They probably sell a card or USB dongle that can do it, in conjunction with Labview. Be sure you are sitting down when you ask about the price, and plan on having a fairly stout PC to run Labview on. Measurement Computing probably sells something equivalent for slightly less money. If you don't already own Labview, and you have the ability to write your own code, you can probably reduce the cost somewhat; despite NI's advertising, a first-time Labview user is *not* going to get something to work in 5 minutes.
Matt Roberds
Reply to
mroberds
And the fact that it comes complete with cross-platform drivers and Python bindings makes it pretty seriously nifty.
It should just enumerate as an FTDI serial port, so there would be no need for drivers and DLLs.
Reply to
John Larkin
And the fact that it comes complete with cross-platform drivers and Python bindings makes it pretty seriously nifty.
Not quite. It has a whole slew of settings that are handled by the driver, AFAIK. It even has a simple set panel where you could goose a DAC, set a port or read an ADC value (they all show up in the window). Then there's things like streaming mode and so on. It also needs to know whether it has foreign device connected to it and whether they should be addressed with RS232, "Her Majesty" or SPI.
Reply to
Joerg
And the fact that it comes complete with cross-platform drivers and Python bindings makes it pretty seriously nifty.
These use the FTDI chip, which is the most common and most reliable USB-serial interface:
formatting link

formatting link

formatting link

These generally have a control panel app, and maybe a data logger. But they are also easy to access from a programming language, as a COM port.
Reply to
John Larkin
day. And the fact that it comes complete with cross-platform drivers and Python bindings makes it pretty seriously nifty.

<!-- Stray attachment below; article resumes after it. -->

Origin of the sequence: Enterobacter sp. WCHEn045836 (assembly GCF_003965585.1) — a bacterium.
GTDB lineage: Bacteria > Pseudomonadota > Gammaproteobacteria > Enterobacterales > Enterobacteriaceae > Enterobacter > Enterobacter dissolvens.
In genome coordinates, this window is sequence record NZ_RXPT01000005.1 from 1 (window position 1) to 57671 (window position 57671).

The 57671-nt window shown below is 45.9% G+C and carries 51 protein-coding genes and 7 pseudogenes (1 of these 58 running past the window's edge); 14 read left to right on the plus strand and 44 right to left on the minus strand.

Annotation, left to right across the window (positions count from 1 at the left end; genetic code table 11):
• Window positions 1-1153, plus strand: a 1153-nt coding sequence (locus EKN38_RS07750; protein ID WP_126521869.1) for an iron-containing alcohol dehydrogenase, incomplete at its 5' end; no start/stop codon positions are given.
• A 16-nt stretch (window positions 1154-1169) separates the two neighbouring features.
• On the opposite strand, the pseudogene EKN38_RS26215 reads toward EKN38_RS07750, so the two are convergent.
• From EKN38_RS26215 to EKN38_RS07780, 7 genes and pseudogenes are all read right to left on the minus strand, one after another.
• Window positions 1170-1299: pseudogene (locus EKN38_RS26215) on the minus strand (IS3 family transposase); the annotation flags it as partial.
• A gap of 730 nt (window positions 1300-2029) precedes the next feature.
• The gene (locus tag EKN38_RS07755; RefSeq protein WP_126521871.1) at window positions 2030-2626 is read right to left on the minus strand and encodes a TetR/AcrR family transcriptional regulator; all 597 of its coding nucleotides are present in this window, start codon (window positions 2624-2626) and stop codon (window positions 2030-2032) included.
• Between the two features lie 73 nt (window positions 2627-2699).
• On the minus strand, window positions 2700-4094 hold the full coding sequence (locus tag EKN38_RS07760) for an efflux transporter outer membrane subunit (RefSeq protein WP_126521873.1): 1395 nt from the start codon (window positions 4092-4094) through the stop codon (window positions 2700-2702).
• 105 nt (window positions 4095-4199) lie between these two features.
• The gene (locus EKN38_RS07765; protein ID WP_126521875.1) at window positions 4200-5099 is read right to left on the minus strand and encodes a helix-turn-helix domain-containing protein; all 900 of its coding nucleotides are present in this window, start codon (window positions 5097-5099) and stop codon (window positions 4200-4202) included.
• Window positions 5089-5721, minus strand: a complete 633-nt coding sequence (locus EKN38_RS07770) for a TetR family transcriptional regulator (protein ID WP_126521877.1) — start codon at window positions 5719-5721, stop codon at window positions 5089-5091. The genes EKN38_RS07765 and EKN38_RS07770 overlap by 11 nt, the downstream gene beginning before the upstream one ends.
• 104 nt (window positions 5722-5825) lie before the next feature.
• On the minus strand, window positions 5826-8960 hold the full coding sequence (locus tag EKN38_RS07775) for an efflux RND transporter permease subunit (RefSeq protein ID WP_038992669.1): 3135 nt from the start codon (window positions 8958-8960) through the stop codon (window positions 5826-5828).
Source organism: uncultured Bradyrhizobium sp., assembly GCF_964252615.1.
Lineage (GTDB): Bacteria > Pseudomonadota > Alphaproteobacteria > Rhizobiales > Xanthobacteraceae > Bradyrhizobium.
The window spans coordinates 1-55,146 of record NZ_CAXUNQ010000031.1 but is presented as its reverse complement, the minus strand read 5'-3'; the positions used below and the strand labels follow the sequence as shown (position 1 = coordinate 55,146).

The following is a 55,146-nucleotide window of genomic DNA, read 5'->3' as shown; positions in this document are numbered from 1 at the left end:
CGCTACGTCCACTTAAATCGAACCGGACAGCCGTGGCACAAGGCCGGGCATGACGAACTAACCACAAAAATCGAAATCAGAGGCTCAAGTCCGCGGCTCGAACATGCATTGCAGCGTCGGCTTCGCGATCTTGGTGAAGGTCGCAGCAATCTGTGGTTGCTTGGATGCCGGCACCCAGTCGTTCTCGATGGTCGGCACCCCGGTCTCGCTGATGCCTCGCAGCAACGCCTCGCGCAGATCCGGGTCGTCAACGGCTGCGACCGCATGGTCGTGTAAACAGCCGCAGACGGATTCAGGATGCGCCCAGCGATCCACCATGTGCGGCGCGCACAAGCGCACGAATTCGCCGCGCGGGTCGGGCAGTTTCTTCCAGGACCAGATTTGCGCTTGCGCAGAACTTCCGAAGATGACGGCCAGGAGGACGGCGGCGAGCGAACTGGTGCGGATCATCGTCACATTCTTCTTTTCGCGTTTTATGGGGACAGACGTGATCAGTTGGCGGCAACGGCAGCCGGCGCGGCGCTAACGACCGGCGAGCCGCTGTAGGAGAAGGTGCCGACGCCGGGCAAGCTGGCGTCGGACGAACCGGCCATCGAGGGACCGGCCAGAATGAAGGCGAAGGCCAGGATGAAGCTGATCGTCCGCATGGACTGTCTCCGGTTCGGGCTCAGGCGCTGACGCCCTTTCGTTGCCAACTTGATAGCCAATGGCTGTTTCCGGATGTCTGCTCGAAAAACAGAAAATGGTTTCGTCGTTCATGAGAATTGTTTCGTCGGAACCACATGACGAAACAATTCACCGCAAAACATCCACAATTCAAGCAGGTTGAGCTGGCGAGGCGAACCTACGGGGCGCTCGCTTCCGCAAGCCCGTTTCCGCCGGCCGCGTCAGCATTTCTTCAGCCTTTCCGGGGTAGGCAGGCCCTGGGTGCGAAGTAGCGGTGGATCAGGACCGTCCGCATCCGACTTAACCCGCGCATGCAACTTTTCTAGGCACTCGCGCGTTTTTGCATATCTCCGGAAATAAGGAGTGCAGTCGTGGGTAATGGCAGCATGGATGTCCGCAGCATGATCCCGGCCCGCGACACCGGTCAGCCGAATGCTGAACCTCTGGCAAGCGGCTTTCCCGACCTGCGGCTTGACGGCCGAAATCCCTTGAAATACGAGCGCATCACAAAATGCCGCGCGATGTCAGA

I have used a larger FTDI chip with analog plus digital I/O in a design quite a while ago.
However, the Labjack is a very different class of device. It's not just a simple I/O pod, there is a uC on there with firmware and all. It can run some simple local stuff such as timers and timed acquisition. You can't do that with just an FTDI driver. Sometimes there are applications where a brief hiccup in the PC or USB link could cause a *KAPOOF* situation, where you need some local smarts on the control pod.
Reply to
Joerg
Got a parallel port? Should be LPC... Intel sez it's up to 2Megabytes/s. Not sure if true..
Snippets:
formatting link

Reply to
Johann Klammer
And the fact that it comes complete with cross-platform drivers and Python bindings makes it pretty seriously nifty.
Maybe 1% of the cost of a NI solution.
Reply to
Spehro Pefhany
And the fact that it comes complete with cross-platform drivers and Python bindings makes it pretty seriously nifty.
And no membership fees for continued support. My own Labjack is many years old. Got stuck somewhere recently, asked, received a response within the hour, problem fixed.
Reply to
Joerg
Does it harm if 50/60 Hz mains hum is inserted into the ADC input ? Missing samples could be detected by discontinuous in the 50/60 Hz tone.
Are you sure about 4-40 mA ? Standard industrial devices are 4-20 mA ?
Use the current loop to modulate some voltage/frequency converter and use standard sound card to detect the signal. An audio transformer will take care of any ground loop (hum) problems.
Reply to
upsidedown
you really mean 4-40mA not the usual 4-20mA ?
anyway it is just a resistor
if you can live with 10 bits, something like this won't even need a pc
formatting link

-Lasse
Reply to
langwadt


Oops...
Reply to
Tim Wescott
In America everything is a little bigger :-)
These are cool, but not enough memory for Tim's job:
formatting link
Reply to
Joerg
;)
yeh and much too slow, maximum is 1Hz, he wants +200Hz
-Lasse
Reply to
langwadt

PolyTech Forum website is not affiliated with any of the manufacturers or service providers discussed here. All logos and trade names are the property of their respective owners.